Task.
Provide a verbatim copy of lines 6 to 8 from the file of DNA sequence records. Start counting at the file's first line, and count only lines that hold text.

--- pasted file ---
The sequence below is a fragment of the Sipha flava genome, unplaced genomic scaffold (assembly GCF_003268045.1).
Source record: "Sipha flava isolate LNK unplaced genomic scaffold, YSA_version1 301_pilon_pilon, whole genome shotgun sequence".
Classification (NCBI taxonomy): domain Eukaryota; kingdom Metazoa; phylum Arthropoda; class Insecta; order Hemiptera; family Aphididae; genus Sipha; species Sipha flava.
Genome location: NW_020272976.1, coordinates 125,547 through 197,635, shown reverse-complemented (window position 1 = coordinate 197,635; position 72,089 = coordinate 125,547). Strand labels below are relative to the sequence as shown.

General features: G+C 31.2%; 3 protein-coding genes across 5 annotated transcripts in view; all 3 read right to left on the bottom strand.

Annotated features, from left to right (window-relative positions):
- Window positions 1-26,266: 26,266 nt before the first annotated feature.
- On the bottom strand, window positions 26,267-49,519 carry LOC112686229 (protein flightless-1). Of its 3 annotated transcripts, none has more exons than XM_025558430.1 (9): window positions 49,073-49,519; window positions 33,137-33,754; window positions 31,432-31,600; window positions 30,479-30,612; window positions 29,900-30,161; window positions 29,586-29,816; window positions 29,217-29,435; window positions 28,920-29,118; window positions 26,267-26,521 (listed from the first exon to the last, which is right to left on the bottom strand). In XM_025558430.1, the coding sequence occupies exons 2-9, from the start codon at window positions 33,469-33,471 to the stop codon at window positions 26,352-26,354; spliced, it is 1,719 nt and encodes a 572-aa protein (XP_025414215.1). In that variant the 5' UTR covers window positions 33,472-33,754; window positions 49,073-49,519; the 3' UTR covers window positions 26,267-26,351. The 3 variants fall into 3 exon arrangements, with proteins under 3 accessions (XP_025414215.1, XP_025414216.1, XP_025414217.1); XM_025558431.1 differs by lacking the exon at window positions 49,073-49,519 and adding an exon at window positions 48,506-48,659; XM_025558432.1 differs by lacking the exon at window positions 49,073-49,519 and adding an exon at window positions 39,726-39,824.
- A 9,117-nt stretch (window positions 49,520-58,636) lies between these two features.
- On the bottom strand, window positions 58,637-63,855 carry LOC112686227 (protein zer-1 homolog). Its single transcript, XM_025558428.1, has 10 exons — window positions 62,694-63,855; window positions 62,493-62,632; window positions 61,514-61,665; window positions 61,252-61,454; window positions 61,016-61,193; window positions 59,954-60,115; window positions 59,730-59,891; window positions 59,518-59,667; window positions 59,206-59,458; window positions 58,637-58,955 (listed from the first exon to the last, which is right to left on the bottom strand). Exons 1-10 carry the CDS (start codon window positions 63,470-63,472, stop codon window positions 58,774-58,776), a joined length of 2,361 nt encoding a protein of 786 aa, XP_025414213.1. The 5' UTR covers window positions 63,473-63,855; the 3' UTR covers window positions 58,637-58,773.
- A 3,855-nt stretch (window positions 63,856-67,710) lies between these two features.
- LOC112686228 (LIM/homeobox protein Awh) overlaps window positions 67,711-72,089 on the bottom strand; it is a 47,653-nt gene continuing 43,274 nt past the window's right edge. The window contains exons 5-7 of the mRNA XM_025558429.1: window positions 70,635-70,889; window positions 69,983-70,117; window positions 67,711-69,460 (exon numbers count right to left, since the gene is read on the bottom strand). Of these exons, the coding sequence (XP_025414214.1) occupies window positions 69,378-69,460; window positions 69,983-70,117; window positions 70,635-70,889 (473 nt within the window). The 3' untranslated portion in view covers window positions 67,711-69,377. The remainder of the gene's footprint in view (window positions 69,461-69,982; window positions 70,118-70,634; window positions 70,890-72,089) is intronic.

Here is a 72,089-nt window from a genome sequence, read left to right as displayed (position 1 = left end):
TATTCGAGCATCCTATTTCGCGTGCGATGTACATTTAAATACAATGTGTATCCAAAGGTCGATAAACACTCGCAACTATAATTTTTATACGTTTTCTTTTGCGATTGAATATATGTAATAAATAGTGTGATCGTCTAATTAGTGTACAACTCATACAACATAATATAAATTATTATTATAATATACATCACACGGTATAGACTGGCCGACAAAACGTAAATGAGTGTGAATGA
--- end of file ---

Annotated features, from left to right (window-relative positions):
- Window positions 1-26,266: 26,266 nt before the first annotated feature.
- On the bottom strand, window positions 26,267-49,519 carry LOC112686229 (protein flightless-1). Of its 3 annotated transcripts, none has more exons than XM_025558430.1 (9): window positions 49,073-49,519; window positions 33,137-33,754; window positions 31,432-31,600; window positions 30,479-30,612; window positions 29,900-30,161; window positions 29,586-29,816; window positions 29,217-29,435; window positions 28,920-29,118; window positions 26,267-26,521 (listed from the first exon to the last, which is right to left on the bottom strand). In XM_025558430.1, the coding sequence occupies exons 2-9, from the start codon at window positions 33,469-33,471 to the stop codon at window positions 26,352-26,354; spliced, it is 1,719 nt and encodes a 572-aa protein (XP_025414215.1). In that variant the 5' UTR covers window positions 33,472-33,754; window positions 49,073-49,519; the 3' UTR covers window positions 26,267-26,351. The 3 variants fall into 3 exon arrangements, with proteins under 3 accessions (XP_025414215.1, XP_025414216.1, XP_025414217.1); XM_025558431.1 differs by lacking the exon at window positions 49,073-49,519 and adding an exon at window positions 48,506-48,659; XM_025558432.1 differs by lacking the exon at window positions 49,073-49,519 and adding an exon at window positions 39,726-39,824.